Why the Bible is turning to dust and God is becoming only a word
Debate Rounds (3)
As for my argument, I would argue that it has become weaker, in the following ways.
1- As you have said, Christian teachings at one point, could hold the power of life or death over an individual. Furthermore, at multiple points through history, Christian teachings held heavy sway over politics. Examples include events such as the Crusades, or being killed by stoning for being an adulterous wife. At one point, governments bowed to Church (some variant thereof) doctrine. Church influenced most of European power
2- This is no longer the case. As an example, going against the Church used to be capable of altering an individuals entire life. Galileo, for example, was believed to have insulted the Pope at the time, and as a result, was placed under house arrest for the rest of his days. In America, in Salem, if you were claimed to be a witch, you could be killed. Now faster forward a few centuries. The pope visits America. Now, in the old days, they put someone under house arrest because they thought they insulted him. Today, despite there being several protesters against him, none of them were placed under house arrest (They were fined in some cases, but that seems to be the worse punishment). So I think it is fair to say that in terms of direct power, yes, the church is weaker.
However, the meat of your argument seems to be about the weakening of influence on behaviors, or at least, in the reasoning behind the behaviors. I would argue that part of it is in fact what I have laid out. The Church, throughout history, has used punishment as a means of reinforcing that certain behaviors are wrong, such as heresy, or witchcraft. It used to be life altering punishments they could dish out, such as the ones mentioned. However, they can no longer execute such punishments. The only punishment still present is the claim that the people who go against the teachings, will burn in Hell. Well, here's the thing. A punishment only really gains traction as a deterrent when it is demonstrable. Say the Church showed everyone a person being tossed into Damnation. It'd probably encourage everyone to act according to the Christian teachings. However, without it being demonstrable, it loses its effectiveness.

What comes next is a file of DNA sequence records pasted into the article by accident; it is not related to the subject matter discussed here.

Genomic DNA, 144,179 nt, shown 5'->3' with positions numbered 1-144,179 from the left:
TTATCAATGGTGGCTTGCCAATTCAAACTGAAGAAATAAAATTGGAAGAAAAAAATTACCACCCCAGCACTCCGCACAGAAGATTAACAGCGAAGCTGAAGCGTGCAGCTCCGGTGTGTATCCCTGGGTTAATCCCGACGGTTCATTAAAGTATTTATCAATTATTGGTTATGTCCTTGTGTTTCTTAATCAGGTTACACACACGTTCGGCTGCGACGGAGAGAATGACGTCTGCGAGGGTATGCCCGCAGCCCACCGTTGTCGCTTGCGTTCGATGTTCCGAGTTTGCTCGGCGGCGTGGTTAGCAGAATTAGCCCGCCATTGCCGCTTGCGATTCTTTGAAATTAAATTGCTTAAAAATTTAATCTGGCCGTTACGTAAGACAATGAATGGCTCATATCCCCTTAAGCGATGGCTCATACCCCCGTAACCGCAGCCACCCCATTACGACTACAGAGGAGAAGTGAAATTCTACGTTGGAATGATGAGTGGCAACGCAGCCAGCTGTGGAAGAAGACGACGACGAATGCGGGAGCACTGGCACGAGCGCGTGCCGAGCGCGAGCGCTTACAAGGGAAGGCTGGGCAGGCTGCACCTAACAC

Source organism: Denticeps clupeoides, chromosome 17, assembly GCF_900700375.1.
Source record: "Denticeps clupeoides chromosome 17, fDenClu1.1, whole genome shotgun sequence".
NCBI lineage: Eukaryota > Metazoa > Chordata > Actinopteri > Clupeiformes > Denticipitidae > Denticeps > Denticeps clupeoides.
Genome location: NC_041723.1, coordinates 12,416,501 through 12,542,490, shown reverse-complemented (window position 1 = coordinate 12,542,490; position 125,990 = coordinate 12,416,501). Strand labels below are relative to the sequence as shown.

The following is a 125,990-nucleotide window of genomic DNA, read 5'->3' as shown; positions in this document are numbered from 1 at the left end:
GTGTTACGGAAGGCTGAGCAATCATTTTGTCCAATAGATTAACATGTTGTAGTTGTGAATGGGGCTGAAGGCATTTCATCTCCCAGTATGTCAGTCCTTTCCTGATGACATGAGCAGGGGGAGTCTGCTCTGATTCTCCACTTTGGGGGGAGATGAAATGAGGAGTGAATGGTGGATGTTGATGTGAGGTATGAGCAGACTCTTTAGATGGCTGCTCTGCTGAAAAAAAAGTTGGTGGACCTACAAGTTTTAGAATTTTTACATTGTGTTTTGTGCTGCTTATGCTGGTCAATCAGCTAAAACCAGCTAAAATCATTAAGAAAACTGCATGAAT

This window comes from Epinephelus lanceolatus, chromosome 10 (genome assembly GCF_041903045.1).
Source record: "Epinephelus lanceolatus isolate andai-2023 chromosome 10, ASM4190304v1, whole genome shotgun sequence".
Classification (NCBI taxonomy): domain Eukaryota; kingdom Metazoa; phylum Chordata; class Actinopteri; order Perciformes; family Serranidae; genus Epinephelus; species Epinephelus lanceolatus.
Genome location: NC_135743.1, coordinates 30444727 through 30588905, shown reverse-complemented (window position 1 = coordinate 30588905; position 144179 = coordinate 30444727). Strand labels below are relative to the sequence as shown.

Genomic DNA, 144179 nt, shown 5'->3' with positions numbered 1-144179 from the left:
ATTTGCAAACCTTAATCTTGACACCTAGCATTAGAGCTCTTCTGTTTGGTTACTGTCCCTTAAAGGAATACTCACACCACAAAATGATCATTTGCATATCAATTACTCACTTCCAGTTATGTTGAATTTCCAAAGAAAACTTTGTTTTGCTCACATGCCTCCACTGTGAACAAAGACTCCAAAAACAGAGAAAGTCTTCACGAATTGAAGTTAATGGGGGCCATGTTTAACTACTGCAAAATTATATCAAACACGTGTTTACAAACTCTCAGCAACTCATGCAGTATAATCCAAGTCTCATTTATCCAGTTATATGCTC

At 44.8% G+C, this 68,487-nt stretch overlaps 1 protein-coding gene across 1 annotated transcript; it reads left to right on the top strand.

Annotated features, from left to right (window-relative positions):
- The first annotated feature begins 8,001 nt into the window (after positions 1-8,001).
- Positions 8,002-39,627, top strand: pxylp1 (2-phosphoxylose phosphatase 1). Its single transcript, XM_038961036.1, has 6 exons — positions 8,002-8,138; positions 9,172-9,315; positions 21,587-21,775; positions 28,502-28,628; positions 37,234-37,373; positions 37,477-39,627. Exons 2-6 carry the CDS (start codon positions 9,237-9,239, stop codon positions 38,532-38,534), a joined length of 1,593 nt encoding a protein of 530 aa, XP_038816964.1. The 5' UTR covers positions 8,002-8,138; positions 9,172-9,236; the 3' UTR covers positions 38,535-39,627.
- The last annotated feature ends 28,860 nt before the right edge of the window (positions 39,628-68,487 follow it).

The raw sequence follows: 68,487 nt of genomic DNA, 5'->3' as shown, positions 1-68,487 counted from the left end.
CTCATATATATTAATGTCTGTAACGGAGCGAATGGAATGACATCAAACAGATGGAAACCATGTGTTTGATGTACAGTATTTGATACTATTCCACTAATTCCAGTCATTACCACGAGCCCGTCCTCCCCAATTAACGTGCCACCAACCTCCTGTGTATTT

At the same time, the only rewards as of right now for following Church teachings, are Heaven, and possibly influence with the Church, which hasn't lost ALL of it's power. Heaven falls under the same issue as Hell: Non-demonstrable. Influence with the church becomes weaker as an incentive the weaker the Church becomes. So the issue is, there are no longer any rewards or punishments to encourage the behaviors desired. Church has become separated from someone's everyday life (for some people), due to the degradation of active power that the Church can bring against it.
Even ignoring that, multiple religions offer a heaven/hell dichotomy. Christianity offers nothing to compete with these religions.
I would remind my opponent that this debate was stated as a "Christianity Is/Isn't becoming weaker/ignored". If you want to change it to WHY is it doing so, and argue as such, we can do so.
But yes, the statement the Christian Church is becoming ignored is explicitly tied to it becoming weaker, as I have argued. The less reason people have to go to something, the less likely they are to go.
That is not the problem. Here's the thing, people are not born believing in Christianity. There needs to be a compelling reason for some to take up the faith, and it needs to be something that is not also provided by any number of other religions. Christianity needs to offer things that are unique, or not offered by alternatives. They haven't. That is why, as the political power of the Church waned, less and less people started joining. Without the consequence of being immediately punished, and with the lack of strong unique tones to Christian religion to make it more appealing than similar religions, A request for utter devotion, in any case, is a strong demand for some people. Also, as the world becomes more and more connected, people are exposed to alternatives (Christianity used to be the only 'real' choice) and some of them are going to take up those alternatives, due to something in them resonating with the individual.
Seeing as how this is the final round, I do acknowledge the weakpoint in my argument would be that certain sects of Christianity argue that EVERYONE is born believing in God, and are simply tempted away. However, in order to use that as a argument, you would have to argue that it is impossible for someone to be born and not believe in God. Absolute cases are terribly hard to prove, and in this case you would have to raise someone in isolation, and see if they still had a belief in God after a certain period of time.
Regardless of the results, it was a intellectually stimulating time arguing with you Con, and I hope to do so again some time.
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